9 Habits: Know Why

Years ago, I wrote a bestselling book called 9 Habits of Highly Profitable Writing. I’m assaying a second edition now, and that process includes posting each of the habits here for you, for free. 

Habit Seven: Know Why

Freelancing is hard work. You set your own hours, but you have to own your time and responsibilities so you can use those hours effectively. You’re your own boss, but you have to be effective at making yourself do stuff you don’t want to do.

Freelance writing is even harder.

Although the demand is out there, lots of people would love to write for a living. Lots of people who would otherwise be great clients think they know how to write. That means pushing against a market that wants to pay you less than you’re worth.

Add to that the uncertainty of making your nut every month, the lack of health benefits or paid vacation, the fact that working from home means not going to get cart food as often as you’d like…pretty soon you start to wonder why you signed up for this gig in the first place.

To make this work, you have to start and end with your reasons for taking on this life in the first place.

Starting Big: Your Mission Statement

You came to writing for a reason. It might have been simply because you like to write. It might have been because you can write from anywhere in the world, and go to work from anywhere with halfway decent Wi-Fi. It might be because of how much you hate wearing a suit to work, and Habit Two be damned. A mission statement can help you remember those reasons when things get tough.

A mission statement is a sentence or two that describes in detail why you do what you do. Most mission statements you see on corporate websites aren’t actually mission statements. They’re thinly veiled marketing ploys with no teeth, no heart and no meaning. For example:

Do not use them for inspiration here. They get nobody fired up, except maybe the person who got paid serious money to write that nonsense.

You don’t want marketing speak in your mission statement. You don’t need it, because this mission statement is just for you. It won’t work, because you’ll know if it’s a load of malarkey.

Instead, it should reflect exactly why you write for a living – or want to write for a living. Hopefully, it will use words that resonate with you so you keep wanting to write even on days when it’s hard.

For better or worse, here is mine:

To afford what my family needs and serve my personal values while working from home with abundant time for my wife, children, friends and interests.

There’s no marketing doublespeak in there. It’s just a list of the key things that motivate me to do what I do. Make enough money. Be a good dad, husband, and friend. Have time for my hobbies.

I love what I do, even the more challenging parts of it, but I do have rough days. When I have those rough days, I read and reread (sometimes re-reread and re-re-reread) my mission statement to keep me plugging until the days get easier again.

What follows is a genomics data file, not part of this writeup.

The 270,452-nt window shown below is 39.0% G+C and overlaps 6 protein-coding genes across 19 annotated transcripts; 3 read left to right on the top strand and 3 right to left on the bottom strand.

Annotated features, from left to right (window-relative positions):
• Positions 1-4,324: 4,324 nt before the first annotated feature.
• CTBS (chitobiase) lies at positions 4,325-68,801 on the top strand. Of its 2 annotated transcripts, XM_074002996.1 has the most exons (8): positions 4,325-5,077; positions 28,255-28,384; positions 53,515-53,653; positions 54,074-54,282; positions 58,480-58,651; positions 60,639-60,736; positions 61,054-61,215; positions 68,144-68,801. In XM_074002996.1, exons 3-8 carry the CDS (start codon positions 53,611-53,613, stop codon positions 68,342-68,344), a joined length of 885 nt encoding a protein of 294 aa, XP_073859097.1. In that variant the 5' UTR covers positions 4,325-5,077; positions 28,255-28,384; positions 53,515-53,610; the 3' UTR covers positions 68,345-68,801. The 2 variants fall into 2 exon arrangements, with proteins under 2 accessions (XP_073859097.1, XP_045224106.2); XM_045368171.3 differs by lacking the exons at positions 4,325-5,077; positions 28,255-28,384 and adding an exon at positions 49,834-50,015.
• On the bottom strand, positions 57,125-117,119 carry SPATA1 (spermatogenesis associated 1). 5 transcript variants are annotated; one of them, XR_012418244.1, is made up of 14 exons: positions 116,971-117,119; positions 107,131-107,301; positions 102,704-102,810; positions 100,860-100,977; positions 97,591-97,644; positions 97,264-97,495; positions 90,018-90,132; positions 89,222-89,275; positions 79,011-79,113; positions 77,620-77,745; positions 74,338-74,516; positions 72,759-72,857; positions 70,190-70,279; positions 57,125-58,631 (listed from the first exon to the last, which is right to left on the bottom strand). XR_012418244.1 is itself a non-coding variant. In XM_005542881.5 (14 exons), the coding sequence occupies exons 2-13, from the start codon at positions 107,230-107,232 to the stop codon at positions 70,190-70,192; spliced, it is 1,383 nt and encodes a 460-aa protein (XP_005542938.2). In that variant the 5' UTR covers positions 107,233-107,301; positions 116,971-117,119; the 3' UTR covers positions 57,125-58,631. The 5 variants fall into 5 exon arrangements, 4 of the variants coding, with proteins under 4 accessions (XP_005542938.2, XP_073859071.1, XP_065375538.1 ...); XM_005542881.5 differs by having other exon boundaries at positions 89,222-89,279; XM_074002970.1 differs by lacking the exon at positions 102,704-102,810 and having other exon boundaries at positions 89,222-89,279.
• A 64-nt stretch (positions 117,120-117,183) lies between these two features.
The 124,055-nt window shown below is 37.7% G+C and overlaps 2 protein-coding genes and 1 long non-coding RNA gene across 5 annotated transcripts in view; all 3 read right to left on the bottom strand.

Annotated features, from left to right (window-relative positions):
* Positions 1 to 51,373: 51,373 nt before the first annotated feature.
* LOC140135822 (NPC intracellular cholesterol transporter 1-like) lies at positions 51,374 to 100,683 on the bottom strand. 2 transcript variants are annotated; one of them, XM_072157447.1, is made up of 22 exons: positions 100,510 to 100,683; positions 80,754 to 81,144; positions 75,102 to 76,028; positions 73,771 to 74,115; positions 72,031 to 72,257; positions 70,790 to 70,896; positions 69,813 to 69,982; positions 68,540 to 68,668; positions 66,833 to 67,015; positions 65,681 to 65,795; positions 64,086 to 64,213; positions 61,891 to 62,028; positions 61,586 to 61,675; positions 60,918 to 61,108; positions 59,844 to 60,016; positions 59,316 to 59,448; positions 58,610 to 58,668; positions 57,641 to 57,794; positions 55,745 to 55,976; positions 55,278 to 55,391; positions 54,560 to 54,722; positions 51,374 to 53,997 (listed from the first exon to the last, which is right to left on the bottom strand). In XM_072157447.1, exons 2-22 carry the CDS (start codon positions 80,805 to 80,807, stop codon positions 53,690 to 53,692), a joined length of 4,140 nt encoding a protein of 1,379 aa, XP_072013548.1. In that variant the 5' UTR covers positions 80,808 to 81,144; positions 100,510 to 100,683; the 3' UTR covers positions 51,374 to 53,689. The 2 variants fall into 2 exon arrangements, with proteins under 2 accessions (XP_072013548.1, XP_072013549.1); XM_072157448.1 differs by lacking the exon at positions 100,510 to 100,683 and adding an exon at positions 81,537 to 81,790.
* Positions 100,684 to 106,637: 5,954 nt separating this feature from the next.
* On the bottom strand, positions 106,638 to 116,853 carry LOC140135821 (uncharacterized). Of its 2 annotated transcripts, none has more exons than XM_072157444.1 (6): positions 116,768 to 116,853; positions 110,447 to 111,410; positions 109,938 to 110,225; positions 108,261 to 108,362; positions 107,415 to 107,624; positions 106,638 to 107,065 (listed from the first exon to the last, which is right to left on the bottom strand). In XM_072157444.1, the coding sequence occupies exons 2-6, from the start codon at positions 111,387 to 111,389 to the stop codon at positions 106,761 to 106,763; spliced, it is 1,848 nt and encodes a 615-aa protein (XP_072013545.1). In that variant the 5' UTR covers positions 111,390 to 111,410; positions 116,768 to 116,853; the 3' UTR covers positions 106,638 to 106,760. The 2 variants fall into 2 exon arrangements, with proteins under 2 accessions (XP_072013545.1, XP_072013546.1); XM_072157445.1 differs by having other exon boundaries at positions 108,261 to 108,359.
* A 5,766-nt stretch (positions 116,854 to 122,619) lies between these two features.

Zooming In

Your mission statement tells you why you write in general, but what about why you write the particular piece you’re procrastinating on today? That’s where zooming in to a project calendar helps. It’s a simple process, which itself becomes a habit as you make it part of your regular routine.

Step One: Your Five-Year Plan: Ask yourself what you want your writing career to look like in five years. How much money do you want to be making? How many books do you want in print? How about speaking gigs? Where do you want to travel? Is there a magazine you want to see your wok in? Write it all down. These are specific goals that you attach to the values you captured in your mission statement.

I set my last 5-year plan on my 45th birthday. By 50, I have some pretty aggressive ideas in mind. I’ll let you know about them in a whole post of their very own.

Step Two: Your Plan for the Year: Every six months, work out what you have to do over the next twelve months to keep yourself on track for your five-year plan. Even though you’re planning a full year, you do this every six months for two reasons.

  • It makes sure you always have at least six months of solid plan ahead of you at all times, instead of starting each year with no lead time.
  • It lets you adjust the nearest six months of your plan according to changes in circumstance that happened since the last time you set your 12-month goals.

This adds a level of granularity, creating the steps on the path you need to follow to reach your seemingly aggressive five-year plan. After a few iterations of this, though, you’ll find those five-year goals are easier to reach than you’d expected.

Step Three: Your Monthly and Weekly Tasks: Break up those yearly goals into 12 monthly sub goals, spread out to account for the rhythm of your year. For example, don’t commit to lots of work in the summer if you have young children.

Break up each month into 4 weekly plans. Those plans become daily agendas, thus creating your to-do list for the most important goals in your writing life.

Always plan your months in 4-week chunks, even though most months have a few “bonus days” at the end. Use those for catchup, or relaxation.

When you find yourself wondering why you’re writing yet another ad brochure for your local proctologist, you can trace that task all the way up the chain to your yearly and five-year plans. It will remind you that this is just one step on the path to the life you’ve promised yourself.

There’s not much that’s more inspiring than that.

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